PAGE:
If you remember, in 1945, I got an authorization to rebuild the President's offices on a permanent basis as they were meant to be built in the first place. And in those plans was a room especially for the purpose of holding press conferences. That room was equipped with radio equipment, and with a place to take pictures and everything else that would be for the convenience of the press and the news services.
When we moved the shovels in there to go to work on the program, I think some discussion came about in a press conference about a cafeteria, and the Congress revoked the appropriation.
Now this is the next best thing that I can think of to do to make it more convenient for you, and it certainly is more convenient for me. I can see every one of you, and when you stand up I can hear what you have to say, and I hope you can hear me equally well. And it is, of course, for your convenience that I wanted to make an experiment of this kind.
I think, when we get used to it, that we may find it is necessary for me to stand down there in the middle so we can hear better, in which case that is what we will do.
But I want to make this thing in such a manner that everybody will understand the questions and the answers, and get them fully. And I don't want to head off anybody's prerogatives as a member of the White House Correspondents' Association, or shut off any ability to break a leg getting to the phone if it is necessary. [Laughter] I don't think that will be necessary today. That is the only reason for the thing, and it seems to me that when we get used to the situation, and have found the flaws and corrected them, I think you are all going to like it.
You know, everybody is opposed to change. We are all more or less fundamentally a little conservative about any improvement in anything with which we are familiar and which we have been doing over a period of years. You are no different from anybody else.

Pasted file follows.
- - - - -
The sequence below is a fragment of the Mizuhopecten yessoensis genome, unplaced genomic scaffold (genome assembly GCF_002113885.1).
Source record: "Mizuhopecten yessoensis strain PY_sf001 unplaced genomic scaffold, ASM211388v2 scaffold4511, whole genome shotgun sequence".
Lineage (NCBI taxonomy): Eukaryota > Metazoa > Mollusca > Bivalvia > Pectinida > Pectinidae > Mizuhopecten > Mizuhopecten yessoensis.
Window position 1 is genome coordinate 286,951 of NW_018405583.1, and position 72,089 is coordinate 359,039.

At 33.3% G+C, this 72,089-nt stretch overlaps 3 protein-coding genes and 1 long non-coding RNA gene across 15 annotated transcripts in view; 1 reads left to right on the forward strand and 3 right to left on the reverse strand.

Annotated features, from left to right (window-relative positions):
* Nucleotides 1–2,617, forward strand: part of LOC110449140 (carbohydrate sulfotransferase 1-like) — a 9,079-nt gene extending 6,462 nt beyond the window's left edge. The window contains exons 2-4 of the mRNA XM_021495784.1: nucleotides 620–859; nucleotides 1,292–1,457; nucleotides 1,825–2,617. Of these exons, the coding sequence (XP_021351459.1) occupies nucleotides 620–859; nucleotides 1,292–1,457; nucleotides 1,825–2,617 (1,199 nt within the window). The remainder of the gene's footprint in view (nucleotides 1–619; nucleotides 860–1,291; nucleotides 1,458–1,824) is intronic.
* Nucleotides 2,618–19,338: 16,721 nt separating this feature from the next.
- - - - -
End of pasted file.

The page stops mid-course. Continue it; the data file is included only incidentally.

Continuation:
But I believe in moving forward. That is what I am always trying to do.
[15.] Q. You don't believe in too much change in certain directions, like the elections next fall, though ?
THE PRESIDENT. Well now, that is a matter that the voters have to settle, and I am going to try and convince them that they have the best they can get. [More laughter]
[16.] Q. Mr. President, do you plan to honor Baltimore by dedicating its international airport this summer?
THE PRESIDENT. Your Governor and the mayor of Baltimore talked to me on that subject, and we are trying our best to arrange so that I can go. I want to go. If I go-of course, I can't make firm commitments this far in advance, and you understand that we have got a long, nonpolitical appearance in the next 2 weeks, and my desk may pile up so high I may not be able to make it, but I want to try to get there. I would like to come.
[17.] Q. You discussed with Senator Bridges a new approach to--on bipartisan foreign policy--bringing in Republican leaders. Could you tell us how that would work? Would Democrats be present?
THE PRESIDENT. Oh, certainly. I had a conversation on that very subject with Senator Connally and the Secretary of State this morning, and issued a statement on the subject which covers it fully.11 It is the program that was inaugurated by Cordell Hull--simply trying to carry it on.
11 See Item 96.
You know, changes take place in the Government of the United States that are continuous and sometimes the successors to the people who inaugurate a plan are not entirely familiar with it. I think that is all the difficulty there is in connection with the bipartisan foreign policy. I am continuing with it just as it was started by Cordell Hull.
[18.] Q. This has been a magnificent press conference, and I think what I say will be agreed to by all members of the press here present. Will you now just give us a few words to sum up your whole attitude towards this press conference ?
THE PRESIDENT. Well, I am highly pleased myself. [Laughter]
Q. Then we will all go home. [Laughter ]
THE PRESIDENT. We will all go home. The reason I am highly pleased is because I am going to be able to call all of you by your first names, as I did the first row over there in the other building. And I think maybe we will consider putting this desk or table down in the middle there, facing the chairs on all four sides, so that everybody will have a chance, and I think probably the acoustics will be better from there than it is from here. That balcony back there may make it harder to hear for those in the back. But I would like to try this thing out to its logical conclusion; and then if you all feel like you want to go back to the old conservative way of doing business, we will consider it. [Laughter]
Reporter: Thank your, Mr. President.
NOTE: President Truman's two hundred and twentythird news conference was held in the Indian Treaty Room (Room 474) in the Executive Office Building at 3:55 p.m. on Thursday, April 27, 1950.
Provided courtesy of The American Presidency Project. John Woolley and Gerhard Peters. University of California, Santa Barbara.